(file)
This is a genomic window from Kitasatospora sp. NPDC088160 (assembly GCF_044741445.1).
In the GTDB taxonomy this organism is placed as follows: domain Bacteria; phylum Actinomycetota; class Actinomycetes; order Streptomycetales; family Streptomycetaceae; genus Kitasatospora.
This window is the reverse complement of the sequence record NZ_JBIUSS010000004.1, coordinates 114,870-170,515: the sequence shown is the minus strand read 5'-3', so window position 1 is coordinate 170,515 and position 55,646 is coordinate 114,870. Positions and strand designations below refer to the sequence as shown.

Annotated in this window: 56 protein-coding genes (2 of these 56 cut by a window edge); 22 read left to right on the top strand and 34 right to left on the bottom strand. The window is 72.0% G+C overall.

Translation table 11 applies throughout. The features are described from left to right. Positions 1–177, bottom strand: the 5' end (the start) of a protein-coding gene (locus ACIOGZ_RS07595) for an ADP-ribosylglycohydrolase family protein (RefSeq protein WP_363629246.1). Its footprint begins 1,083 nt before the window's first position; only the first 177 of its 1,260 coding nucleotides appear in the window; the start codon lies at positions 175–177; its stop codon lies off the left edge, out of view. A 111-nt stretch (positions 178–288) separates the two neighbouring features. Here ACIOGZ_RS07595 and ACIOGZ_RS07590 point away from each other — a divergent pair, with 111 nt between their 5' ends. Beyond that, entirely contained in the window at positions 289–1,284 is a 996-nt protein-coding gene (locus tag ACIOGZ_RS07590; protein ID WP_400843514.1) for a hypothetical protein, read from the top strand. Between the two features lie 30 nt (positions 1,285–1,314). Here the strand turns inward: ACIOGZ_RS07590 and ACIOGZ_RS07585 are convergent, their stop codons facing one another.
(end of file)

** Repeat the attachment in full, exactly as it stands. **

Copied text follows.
This is a genomic window from Kitasatospora sp. NPDC088160 (assembly GCF_044741445.1).
In the GTDB taxonomy this organism is placed as follows: domain Bacteria; phylum Actinomycetota; class Actinomycetes; order Streptomycetales; family Streptomycetaceae; genus Kitasatospora.
This window is the reverse complement of the sequence record NZ_JBIUSS010000004.1, coordinates 114,870-170,515: the sequence shown is the minus strand read 5'-3', so window position 1 is coordinate 170,515 and position 55,646 is coordinate 114,870. Positions and strand designations below refer to the sequence as shown.

Annotated in this window: 56 protein-coding genes (2 of these 56 cut by a window edge); 22 read left to right on the top strand and 34 right to left on the bottom strand. The window is 72.0% G+C overall.

Translation table 11 applies throughout. The features are described from left to right. Positions 1–177, bottom strand: the 5' end (the start) of a protein-coding gene (locus ACIOGZ_RS07595) for an ADP-ribosylglycohydrolase family protein (RefSeq protein WP_363629246.1). Its footprint begins 1,083 nt before the window's first position; only the first 177 of its 1,260 coding nucleotides appear in the window; the start codon lies at positions 175–177; its stop codon lies off the left edge, out of view. A 111-nt stretch (positions 178–288) separates the two neighbouring features. Here ACIOGZ_RS07595 and ACIOGZ_RS07590 point away from each other — a divergent pair, with 111 nt between their 5' ends. Beyond that, entirely contained in the window at positions 289–1,284 is a 996-nt protein-coding gene (locus tag ACIOGZ_RS07590; protein ID WP_400843514.1) for a hypothetical protein, read from the top strand. Between the two features lie 30 nt (positions 1,285–1,314). Here the strand turns inward: ACIOGZ_RS07590 and ACIOGZ_RS07585 are convergent, their stop codons facing one another.